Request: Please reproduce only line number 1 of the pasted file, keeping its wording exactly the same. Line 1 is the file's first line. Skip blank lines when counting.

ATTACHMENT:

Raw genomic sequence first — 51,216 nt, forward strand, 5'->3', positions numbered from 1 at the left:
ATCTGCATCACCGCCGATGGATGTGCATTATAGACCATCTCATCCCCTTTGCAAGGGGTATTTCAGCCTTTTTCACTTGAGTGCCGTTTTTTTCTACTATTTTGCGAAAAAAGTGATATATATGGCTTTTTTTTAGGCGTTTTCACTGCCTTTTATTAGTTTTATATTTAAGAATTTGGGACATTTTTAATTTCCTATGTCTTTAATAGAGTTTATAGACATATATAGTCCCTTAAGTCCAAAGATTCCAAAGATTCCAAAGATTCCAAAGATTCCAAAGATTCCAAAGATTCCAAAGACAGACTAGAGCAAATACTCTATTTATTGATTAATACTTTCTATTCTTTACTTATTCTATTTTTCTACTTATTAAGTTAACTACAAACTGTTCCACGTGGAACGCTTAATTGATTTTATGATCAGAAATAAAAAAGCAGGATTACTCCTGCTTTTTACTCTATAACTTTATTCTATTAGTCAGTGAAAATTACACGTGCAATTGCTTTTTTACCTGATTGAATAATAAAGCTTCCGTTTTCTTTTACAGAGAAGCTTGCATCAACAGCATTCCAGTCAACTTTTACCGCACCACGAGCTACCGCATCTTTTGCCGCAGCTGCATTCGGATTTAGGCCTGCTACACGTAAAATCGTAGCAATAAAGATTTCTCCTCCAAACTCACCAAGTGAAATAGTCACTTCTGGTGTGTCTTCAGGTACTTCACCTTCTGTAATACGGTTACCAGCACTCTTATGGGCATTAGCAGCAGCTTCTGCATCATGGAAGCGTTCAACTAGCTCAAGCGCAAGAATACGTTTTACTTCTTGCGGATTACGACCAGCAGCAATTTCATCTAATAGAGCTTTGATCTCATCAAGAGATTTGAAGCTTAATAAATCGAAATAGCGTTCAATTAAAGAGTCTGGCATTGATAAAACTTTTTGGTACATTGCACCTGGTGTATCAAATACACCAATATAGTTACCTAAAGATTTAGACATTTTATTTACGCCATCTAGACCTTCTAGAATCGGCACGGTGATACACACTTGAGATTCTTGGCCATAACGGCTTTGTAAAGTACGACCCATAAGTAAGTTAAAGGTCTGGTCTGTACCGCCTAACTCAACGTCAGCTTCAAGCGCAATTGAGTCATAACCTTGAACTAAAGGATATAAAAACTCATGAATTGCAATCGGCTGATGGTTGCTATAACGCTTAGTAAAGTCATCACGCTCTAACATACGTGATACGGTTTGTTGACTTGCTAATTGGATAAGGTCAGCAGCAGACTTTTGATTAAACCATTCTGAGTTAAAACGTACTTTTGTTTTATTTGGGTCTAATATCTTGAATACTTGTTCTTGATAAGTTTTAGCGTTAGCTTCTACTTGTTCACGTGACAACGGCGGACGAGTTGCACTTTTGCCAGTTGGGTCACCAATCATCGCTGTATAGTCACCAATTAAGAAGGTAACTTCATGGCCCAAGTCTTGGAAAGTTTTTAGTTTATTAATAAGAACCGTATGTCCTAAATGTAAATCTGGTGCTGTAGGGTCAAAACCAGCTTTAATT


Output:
Raw genomic sequence first — 51,216 nt, forward strand, 5'->3', positions numbered from 1 at the left: